Learning SQL from Scratch
The SQL language (Structured Query Language) is the dominant language used to access data stored in databases. This was one of the original languages applied to Edgar Codd’s relational model and overtime became the defacto standard. SQL standardization started when it was accepted by the “American National Standards Institute” in 1986 and then again in 1987 by the ISO “International Organization for Standardization”.
The SQL Language has been around long enough to become very mature and this is a good thing as the skills you use from one database to another are transferrable to a high degree. Every rdbms has slight differences and functions that are not covered under the standard but almost everything else will be familiar.
To start this tutorial we will begin at the beginning — with the “select” statement, this is the most used statement and one of the most versatile. All relational databases arrange there information in tables. These tables are a collection of rows and columns much like a grid. Each column carries a named piece of data.
For example let’s say we need a table that carries the names of members if a website. In the table we would like to store their name, username and password.
The construction of the table would be like this:
First_name Last_name Username Password
These columns would be grouped in rows and in turn that would be the general make-up of the table. The next thing that is important is how do we identity the correct rows in this or any table. Normally there would be an identity column that uniquely identifies a row. This can be done with one column a or a group of columns as long as it is unique.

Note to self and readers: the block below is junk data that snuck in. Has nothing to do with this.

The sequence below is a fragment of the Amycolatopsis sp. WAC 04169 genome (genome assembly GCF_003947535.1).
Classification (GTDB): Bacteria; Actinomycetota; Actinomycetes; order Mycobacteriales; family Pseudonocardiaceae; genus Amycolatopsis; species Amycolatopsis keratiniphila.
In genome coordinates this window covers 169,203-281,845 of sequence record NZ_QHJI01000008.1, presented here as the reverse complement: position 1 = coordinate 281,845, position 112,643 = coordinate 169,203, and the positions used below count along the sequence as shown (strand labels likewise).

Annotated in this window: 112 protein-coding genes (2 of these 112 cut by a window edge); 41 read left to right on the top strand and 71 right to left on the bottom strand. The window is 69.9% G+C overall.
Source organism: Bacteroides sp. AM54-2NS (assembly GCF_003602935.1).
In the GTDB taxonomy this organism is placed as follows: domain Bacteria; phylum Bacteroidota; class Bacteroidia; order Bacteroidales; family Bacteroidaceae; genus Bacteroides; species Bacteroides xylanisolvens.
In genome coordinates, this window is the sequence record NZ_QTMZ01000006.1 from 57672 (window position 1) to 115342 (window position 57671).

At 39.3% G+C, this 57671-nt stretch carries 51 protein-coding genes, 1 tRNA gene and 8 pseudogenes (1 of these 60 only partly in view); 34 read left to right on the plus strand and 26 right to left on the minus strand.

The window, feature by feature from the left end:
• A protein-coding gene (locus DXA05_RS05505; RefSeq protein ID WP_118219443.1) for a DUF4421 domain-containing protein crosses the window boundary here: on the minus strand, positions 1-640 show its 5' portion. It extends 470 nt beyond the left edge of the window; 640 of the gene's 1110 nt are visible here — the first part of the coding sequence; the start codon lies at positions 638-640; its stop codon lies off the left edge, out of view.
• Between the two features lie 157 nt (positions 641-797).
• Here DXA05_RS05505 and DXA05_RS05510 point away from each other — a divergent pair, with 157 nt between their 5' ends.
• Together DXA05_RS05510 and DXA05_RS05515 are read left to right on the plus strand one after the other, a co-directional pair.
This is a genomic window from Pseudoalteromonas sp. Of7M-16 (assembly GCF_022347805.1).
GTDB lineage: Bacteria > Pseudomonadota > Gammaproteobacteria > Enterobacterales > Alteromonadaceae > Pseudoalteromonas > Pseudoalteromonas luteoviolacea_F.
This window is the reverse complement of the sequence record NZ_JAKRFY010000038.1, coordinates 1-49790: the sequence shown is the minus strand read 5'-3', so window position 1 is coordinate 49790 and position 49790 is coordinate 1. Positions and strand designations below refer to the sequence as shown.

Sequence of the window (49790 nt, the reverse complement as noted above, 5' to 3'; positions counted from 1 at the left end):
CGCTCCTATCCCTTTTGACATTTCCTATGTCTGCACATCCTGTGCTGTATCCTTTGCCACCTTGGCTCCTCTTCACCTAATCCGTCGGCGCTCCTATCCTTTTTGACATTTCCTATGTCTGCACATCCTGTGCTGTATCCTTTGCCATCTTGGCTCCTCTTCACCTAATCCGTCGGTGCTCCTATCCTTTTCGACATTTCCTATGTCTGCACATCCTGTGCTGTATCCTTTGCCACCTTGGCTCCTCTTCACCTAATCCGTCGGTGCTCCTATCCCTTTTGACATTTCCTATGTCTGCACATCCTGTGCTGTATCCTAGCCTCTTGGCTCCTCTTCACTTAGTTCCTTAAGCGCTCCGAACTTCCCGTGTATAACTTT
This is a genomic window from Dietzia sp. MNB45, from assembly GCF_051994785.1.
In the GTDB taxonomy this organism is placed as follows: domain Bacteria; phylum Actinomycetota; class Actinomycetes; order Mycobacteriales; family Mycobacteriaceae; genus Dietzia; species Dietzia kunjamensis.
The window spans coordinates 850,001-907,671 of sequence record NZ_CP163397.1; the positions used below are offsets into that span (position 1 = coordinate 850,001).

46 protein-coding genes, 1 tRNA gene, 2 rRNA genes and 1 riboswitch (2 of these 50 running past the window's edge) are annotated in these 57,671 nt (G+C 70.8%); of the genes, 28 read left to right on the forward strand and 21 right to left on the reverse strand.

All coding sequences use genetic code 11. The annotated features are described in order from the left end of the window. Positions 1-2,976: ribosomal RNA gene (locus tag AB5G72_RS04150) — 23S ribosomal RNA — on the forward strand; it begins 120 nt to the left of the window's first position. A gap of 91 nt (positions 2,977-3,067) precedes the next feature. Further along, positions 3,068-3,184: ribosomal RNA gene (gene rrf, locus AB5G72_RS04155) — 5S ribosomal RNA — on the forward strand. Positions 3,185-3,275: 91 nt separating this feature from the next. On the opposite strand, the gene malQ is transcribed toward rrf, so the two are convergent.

So now what we have is:
MemberId First_name Last_name Username Password
An identity key in the form of an integer will be added to this column for every row that is inserted into the table.
With this we can now identity the row we seek. To select a row in a database there are a number of options, but for now the simplest is to select all columns where the “rowid” in this case MemberId is the one you seek.
select * from Members where MemberId=1024;
1024 being the value that was assigned to that row when it was created.
This will return the member data that we need from the database. You can also ask for specific columns if you only need specific information. That is appropriate when all the columns are not neccessary and would cause unneccessary work for the system.
Select First_name from Members where MemberId=1024;
This will of course just return the first name for the member.
The next concept I would like to introduce is “joins”. Now let’s say that we have another table that carries address information for the member. How will we also grab that information at the same time?
Below is the example layout for the Address table.
AddId Street_address City State Zip
So in order to obtain the additional information that we now need we will have to “join” the data from the first table with that of the second table.
This will be what is called an “inner join” or “equi-join”. We will have to add one other column to the second table that is common to both tables.
AddId MemberId Street_address City State Zip
By adding the MemberId column to the second table, we create a way to “join” the two tables, this value will be the same as the MemberId of the first table.
Select * from Members inner join Addresses on Members.MemberId=Addresses.MemberId;
Now in truth this will turn us back a table of “all” Members and their addresses. We need to add one more thing: The “where” clause from the initial example.
Select * from Members inner join Addresses on
This will return 1 row consisting of all the columns of the first and second table allowing us to have the infromation that we need.
Look for part 2 of “Learning SQL From Scratch”.